Business Executives In Mexico Fear ´Populist Vote´
MEXICO CITY- Mexico will elect a new president in a month, and some business people in the neighboring country want their employees to vote against a populist candidate. This is causing concerns about interference in the elections.
The executives come from at least four major Mexican exporters — many of them with a strong presence in the U.S. market. They are in the spotlight after suggesting their employees how they should vote.
José Ramón Elizondo, president of the aluminum and kitchenware company Vasconia, invited his employees on a video to stay away from a populist path and revise what populism has done in other regions and eras. Elizondo said his company will put new investments and expansion plans on hold to be cautious.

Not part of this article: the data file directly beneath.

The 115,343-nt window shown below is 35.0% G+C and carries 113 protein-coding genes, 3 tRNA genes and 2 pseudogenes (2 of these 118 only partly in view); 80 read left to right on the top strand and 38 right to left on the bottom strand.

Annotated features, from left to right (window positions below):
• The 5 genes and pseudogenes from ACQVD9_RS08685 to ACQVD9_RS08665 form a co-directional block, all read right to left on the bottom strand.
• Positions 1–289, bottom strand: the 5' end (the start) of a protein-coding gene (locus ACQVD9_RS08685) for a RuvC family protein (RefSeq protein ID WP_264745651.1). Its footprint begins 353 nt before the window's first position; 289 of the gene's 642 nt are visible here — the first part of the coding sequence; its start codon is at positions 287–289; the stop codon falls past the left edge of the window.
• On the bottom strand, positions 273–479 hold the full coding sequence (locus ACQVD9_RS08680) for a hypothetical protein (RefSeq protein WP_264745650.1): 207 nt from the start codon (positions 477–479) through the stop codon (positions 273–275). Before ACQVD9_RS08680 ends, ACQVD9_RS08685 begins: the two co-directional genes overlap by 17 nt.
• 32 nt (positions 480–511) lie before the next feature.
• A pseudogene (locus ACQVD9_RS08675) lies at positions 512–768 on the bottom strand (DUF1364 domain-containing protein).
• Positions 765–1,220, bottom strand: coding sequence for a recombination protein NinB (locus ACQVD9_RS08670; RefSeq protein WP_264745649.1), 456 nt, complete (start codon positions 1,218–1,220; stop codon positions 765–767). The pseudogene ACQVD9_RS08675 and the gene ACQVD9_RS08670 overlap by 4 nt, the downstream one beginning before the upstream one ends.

Other CEO’s of multinationals, such as the food and drink giants Herdez (one of the top exporters of Mexican canned food) and FEMSA (which holds one of the largest Coca-Cola bottling divisions in the world), have also invited their personnel to avoid voting for protectionist politicians using corporate videos, speeches or open letters.
Andrés Manuel López Obrador is the left-leaning presidential candidate leading the polls. The executives don’t mention him directly, but López Obrador claims they want voters to fear him while supporting number two in the polls, Ricardo Anaya.
The president of the Mexican Business Coordinating Council stated that business people are allowed to express their concerns to their companies, but not to force their employees to vote for a specific candidate.